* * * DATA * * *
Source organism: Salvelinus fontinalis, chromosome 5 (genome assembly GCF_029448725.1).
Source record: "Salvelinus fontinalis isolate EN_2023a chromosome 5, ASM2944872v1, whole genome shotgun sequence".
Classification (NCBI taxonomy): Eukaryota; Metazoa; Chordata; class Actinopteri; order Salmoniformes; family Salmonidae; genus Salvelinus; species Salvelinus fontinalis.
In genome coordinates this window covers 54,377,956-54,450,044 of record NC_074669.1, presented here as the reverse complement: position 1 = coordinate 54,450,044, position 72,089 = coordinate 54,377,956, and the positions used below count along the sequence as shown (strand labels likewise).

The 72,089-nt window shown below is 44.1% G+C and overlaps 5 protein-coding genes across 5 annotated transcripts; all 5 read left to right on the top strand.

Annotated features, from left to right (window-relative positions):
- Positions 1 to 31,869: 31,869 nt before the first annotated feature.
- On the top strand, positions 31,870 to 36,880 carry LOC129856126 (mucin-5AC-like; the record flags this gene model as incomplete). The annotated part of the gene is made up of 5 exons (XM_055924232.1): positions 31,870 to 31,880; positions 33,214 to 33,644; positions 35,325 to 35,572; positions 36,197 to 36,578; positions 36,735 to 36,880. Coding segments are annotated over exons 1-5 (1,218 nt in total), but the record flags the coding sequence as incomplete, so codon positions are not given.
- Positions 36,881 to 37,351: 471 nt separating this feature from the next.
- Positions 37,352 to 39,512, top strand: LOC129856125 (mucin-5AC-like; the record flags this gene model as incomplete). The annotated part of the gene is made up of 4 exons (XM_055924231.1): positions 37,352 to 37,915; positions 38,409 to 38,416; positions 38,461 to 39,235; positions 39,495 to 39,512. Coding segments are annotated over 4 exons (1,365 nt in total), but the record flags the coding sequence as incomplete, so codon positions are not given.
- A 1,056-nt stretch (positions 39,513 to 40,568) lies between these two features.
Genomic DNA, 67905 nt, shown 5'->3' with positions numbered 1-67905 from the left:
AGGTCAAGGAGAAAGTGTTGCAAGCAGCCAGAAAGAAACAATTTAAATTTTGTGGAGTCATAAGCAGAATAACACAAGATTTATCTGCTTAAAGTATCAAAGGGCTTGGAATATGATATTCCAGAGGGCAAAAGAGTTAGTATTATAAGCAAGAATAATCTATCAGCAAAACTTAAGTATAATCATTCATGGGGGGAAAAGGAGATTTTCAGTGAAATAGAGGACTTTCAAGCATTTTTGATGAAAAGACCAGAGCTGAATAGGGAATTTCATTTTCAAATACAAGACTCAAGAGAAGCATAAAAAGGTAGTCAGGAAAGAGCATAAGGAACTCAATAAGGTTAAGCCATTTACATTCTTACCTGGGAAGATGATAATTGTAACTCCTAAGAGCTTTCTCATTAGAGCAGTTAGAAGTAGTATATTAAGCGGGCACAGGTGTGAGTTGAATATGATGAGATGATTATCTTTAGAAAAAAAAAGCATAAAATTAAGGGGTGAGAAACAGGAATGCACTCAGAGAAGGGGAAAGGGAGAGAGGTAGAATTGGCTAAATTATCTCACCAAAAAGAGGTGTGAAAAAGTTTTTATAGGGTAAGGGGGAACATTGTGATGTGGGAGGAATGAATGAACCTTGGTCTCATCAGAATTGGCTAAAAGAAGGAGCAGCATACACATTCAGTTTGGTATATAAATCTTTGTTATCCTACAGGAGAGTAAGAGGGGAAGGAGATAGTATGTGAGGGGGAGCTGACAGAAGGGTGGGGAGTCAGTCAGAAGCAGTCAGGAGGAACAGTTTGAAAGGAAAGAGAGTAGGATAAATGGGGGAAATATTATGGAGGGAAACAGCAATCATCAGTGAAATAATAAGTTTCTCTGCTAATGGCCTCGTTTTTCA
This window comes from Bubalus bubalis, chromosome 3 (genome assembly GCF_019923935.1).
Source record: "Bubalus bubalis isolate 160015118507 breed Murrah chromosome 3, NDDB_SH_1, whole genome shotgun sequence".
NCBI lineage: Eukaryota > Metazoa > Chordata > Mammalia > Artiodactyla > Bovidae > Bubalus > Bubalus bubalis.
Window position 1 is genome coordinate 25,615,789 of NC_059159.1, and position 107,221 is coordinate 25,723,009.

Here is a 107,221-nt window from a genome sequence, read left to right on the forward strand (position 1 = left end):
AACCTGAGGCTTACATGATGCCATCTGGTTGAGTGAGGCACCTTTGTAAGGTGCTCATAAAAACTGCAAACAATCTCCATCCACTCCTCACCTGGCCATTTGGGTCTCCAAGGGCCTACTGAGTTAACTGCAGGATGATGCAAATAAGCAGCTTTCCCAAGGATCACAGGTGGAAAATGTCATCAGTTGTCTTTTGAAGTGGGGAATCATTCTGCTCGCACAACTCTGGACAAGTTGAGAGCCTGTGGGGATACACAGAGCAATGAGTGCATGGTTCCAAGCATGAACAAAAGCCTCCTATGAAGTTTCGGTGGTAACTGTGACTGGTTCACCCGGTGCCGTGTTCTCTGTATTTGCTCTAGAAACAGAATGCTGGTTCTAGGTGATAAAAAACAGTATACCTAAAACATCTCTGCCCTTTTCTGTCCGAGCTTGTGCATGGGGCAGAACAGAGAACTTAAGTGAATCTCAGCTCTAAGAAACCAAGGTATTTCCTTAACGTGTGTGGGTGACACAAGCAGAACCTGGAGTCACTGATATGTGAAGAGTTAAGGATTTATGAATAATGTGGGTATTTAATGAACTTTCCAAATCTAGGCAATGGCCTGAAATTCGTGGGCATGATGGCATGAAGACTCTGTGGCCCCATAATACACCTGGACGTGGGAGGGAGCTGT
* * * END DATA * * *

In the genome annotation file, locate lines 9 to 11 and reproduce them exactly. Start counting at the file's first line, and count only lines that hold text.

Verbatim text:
- Positions 36,881 to 37,351: 471 nt separating this feature from the next.
- Positions 37,352 to 39,512, top strand: LOC129856125 (mucin-5AC-like; the record flags this gene model as incomplete). The annotated part of the gene is made up of 4 exons (XM_055924231.1): positions 37,352 to 37,915; positions 38,409 to 38,416; positions 38,461 to 39,235; positions 39,495 to 39,512. Coding segments are annotated over 4 exons (1,365 nt in total), but the record flags the coding sequence as incomplete, so codon positions are not given.
- A 1,056-nt stretch (positions 39,513 to 40,568) lies between these two features.